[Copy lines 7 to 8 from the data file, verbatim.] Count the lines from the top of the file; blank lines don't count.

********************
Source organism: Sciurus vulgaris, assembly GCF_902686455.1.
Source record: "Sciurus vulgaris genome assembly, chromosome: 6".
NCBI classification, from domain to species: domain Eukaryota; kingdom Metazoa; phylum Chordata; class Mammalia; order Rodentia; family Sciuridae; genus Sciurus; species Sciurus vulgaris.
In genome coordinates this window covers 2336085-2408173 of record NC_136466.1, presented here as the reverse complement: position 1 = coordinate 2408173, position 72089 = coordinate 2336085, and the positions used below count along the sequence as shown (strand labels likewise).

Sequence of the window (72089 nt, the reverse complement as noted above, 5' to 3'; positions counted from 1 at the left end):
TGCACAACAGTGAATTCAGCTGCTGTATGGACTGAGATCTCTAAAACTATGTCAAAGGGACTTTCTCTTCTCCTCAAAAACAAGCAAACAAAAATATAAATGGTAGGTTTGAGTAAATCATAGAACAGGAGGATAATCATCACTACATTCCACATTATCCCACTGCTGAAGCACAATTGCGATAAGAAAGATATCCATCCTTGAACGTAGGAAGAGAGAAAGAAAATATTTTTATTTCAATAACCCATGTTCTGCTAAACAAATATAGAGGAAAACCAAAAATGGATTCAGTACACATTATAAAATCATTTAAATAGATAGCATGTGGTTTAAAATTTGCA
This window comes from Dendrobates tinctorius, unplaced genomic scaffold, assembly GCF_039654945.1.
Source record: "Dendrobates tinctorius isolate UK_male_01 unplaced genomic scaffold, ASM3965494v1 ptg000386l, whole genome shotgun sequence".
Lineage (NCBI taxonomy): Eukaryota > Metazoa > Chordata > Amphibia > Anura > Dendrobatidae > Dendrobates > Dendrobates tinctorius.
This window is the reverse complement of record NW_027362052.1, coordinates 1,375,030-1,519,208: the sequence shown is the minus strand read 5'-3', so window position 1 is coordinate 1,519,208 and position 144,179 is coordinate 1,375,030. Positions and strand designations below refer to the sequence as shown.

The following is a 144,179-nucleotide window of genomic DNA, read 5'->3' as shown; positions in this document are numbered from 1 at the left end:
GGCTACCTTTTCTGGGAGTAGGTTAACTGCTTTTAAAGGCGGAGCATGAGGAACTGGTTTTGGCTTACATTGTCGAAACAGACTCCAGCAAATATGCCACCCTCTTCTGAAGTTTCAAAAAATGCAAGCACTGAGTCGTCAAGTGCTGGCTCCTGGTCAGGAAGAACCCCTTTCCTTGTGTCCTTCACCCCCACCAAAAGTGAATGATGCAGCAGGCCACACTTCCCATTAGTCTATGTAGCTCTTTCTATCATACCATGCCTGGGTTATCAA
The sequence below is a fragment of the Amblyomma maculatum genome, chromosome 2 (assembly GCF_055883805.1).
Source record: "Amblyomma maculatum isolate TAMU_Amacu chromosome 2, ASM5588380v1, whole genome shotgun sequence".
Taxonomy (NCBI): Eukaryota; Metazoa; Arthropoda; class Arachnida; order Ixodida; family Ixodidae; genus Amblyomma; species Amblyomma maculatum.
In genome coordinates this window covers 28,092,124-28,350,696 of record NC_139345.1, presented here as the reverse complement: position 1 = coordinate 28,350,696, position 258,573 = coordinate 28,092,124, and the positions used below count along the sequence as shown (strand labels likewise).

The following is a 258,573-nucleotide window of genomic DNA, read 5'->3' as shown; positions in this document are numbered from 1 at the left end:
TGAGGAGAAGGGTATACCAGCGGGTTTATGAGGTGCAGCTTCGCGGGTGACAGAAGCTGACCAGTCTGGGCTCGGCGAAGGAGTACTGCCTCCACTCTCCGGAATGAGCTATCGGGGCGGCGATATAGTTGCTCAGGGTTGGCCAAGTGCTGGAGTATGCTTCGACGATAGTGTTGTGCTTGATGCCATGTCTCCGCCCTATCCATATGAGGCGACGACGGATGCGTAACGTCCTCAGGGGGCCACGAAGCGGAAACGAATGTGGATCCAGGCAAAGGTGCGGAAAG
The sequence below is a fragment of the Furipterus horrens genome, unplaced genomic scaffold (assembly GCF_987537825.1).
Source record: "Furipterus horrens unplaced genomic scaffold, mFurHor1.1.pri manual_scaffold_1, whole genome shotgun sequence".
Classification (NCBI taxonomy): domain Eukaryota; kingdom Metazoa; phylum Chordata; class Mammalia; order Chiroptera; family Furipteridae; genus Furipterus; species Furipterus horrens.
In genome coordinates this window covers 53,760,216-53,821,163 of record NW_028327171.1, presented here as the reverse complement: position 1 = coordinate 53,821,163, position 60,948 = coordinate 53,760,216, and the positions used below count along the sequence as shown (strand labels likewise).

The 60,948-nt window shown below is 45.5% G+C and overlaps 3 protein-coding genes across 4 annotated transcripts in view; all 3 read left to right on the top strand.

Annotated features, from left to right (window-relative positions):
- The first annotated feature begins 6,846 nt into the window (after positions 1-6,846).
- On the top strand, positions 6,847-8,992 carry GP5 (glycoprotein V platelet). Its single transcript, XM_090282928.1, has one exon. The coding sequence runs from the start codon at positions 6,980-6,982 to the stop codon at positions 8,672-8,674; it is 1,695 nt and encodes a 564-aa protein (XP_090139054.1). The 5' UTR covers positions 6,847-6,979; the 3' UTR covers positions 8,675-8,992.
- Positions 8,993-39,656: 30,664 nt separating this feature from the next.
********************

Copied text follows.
This window comes from Dendrobates tinctorius, unplaced genomic scaffold, assembly GCF_039654945.1.
Source record: "Dendrobates tinctorius isolate UK_male_01 unplaced genomic scaffold, ASM3965494v1 ptg000386l, whole genome shotgun sequence".